Delaware’s Court of Chancery has dismissed a suit filed against Block directors (including founder Jack Dorsey) over the publicly traded company’s multimillion-dollar Tidal buyout, determining that the plaintiffs had “alleged sufficient facts to make a reasonable person question the business wisdom of the” acquisition while nevertheless failing to prove bad faith.
Chancellor Kathaleen St. J. McCormick just recently granted the Block (NYSE: SQ) defendants’ motion to dismiss the straightforward action, which was levied by the City of Coral Springs Police Officers’ Pension Plan. As mentioned, the plaintiffs (and Block investors) spearheaded the suit over the Cash App owner’s alleged breach of fiduciary duty in deciding to buy Tidal from Jay-Z.
“The idea for the acquisition came to Jack Dorsey—Block’s founder, CEO, and Chairman—when he was summering with Carter [Jay-Z] in the Hamptons,” the presiding judge reiterated of the Twitter co-founder’s decision to pursue a Tidal purchase. “From his Hamptons retreat, Dorsey joined a videoconference meeting of Block’s board and proposed that Block acquire TIDAL.”
Said board then established “a transaction committee to consider the proposal,” according to the legal text. And during the following months, this committee learned about the “troubled” streaming platform’s precarious operational position, including the $50 million that Jay-Z (now a Block board member) had loaned Tidal to keep it afloat and the service’s “semi-formal at best” licensing pacts with labels.
(Pre-sale, Tidal had been “capitalizing on the influence of the prominent artists who were partial owners” to maintain its library, per the court, which likewise highlighted that the platform “had logged multimillion-dollar losses for each of the preceding ten quarters” and had approximately 2.1 million subscribers as of mid-2020.)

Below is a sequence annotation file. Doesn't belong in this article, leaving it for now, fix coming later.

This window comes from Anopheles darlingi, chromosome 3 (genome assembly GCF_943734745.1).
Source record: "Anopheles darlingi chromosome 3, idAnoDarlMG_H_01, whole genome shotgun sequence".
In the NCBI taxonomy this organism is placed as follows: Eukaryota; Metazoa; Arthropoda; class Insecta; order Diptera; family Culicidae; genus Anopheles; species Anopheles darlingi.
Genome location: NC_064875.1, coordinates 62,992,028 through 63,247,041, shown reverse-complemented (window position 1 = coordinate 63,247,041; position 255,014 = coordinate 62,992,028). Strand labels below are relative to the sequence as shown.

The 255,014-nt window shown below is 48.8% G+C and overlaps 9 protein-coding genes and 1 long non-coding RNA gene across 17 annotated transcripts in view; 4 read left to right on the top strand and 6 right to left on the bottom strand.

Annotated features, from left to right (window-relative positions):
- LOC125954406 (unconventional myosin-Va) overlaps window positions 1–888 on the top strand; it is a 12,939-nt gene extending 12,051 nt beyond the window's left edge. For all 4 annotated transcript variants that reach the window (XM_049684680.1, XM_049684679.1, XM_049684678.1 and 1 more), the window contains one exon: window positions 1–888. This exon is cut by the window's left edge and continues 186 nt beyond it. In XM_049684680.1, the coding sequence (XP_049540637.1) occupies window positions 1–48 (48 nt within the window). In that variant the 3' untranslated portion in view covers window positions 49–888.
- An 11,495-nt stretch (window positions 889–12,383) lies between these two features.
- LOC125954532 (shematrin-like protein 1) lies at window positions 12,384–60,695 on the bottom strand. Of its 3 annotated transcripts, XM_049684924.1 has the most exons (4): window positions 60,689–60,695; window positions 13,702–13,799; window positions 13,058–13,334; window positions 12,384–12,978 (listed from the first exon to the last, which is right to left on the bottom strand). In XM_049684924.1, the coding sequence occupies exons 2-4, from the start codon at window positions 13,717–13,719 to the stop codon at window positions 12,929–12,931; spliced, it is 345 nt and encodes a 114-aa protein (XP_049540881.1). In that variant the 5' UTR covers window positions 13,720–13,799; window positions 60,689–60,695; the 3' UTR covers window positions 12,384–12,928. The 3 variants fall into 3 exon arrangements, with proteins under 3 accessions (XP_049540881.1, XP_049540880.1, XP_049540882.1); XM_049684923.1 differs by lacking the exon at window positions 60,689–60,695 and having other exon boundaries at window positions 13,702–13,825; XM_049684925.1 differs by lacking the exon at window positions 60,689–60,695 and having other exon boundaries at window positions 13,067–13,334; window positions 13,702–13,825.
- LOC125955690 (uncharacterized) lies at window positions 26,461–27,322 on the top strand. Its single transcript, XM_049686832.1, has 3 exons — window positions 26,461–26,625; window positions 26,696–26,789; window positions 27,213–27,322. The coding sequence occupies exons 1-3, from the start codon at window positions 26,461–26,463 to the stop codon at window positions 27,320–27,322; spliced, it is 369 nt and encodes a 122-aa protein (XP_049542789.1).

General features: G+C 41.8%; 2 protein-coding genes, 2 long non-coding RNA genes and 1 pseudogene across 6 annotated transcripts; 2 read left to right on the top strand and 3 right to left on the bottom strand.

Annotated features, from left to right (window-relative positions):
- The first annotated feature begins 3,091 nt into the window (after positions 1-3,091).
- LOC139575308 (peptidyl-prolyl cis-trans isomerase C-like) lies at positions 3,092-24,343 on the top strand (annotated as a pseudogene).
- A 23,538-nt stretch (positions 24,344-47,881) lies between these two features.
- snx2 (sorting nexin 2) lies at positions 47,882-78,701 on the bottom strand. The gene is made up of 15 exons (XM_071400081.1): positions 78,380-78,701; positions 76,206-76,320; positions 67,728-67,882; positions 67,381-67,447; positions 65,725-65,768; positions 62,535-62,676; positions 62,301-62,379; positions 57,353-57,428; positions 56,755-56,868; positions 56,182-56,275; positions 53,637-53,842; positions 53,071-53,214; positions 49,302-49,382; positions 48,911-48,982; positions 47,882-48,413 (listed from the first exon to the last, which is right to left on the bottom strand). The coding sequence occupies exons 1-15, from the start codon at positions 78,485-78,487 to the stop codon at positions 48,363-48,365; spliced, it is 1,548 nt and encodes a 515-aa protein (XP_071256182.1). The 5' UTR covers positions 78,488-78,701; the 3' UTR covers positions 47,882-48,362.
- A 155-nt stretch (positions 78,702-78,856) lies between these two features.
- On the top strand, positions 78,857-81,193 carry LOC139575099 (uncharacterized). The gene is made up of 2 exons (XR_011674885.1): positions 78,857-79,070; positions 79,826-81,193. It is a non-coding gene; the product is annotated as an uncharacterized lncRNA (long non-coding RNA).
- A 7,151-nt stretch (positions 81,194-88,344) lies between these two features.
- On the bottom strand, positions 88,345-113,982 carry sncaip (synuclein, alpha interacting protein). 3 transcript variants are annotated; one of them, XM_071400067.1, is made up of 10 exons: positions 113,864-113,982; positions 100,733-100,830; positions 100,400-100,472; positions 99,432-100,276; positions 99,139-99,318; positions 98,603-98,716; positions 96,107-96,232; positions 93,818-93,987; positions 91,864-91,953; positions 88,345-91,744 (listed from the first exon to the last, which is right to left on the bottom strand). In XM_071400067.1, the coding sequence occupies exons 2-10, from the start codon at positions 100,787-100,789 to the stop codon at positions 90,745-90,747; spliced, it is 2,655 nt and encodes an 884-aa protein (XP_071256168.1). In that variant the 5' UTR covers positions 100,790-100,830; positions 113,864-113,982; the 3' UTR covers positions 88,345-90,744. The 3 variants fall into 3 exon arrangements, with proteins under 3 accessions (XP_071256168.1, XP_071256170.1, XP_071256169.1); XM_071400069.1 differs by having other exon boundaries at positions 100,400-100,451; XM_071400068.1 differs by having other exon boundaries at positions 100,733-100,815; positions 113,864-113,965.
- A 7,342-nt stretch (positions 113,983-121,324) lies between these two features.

Notwithstanding these and other less-than-ideal factors surrounding the “terrible business decision,” Chancellor McCormick indicated that Delaware law enables boards “to make a terrible business decision without any meaningful threat of liability, so long as the directors approve the action in good faith.”
Regarding Dorsey’s role in pushing for the deal (he was per the document “the sole Block management member in support of the acquisition”), the court also acknowledged that he may have “used corporate coffers to bolster his relationship with” Jay-Z via the purchase.
“It is reasonably conceivable that Dorsey used corporate coffers to bolster his relationship with Carter,” the judge penned. “But the court need not delve too deeply into this issue, because Plaintiff has failed to meet its burden as to the remaining ten directors.”
“Although the facts emphasized by Plaintiff do not generate tremendous confidence in the Transaction Committee’s process,” Chancellor McCormick drove home when dismissing the action, “they fall short of supporting an inference of bad faith.”
Block shares (NYSE: SQ) dipped by about three percent during trading today, finishing at $57.53 apiece. A little over one month ago, Tidal added a “Live” music-sharing feature amid a collaboration with Universal Music Group on a streaming-reform initiative.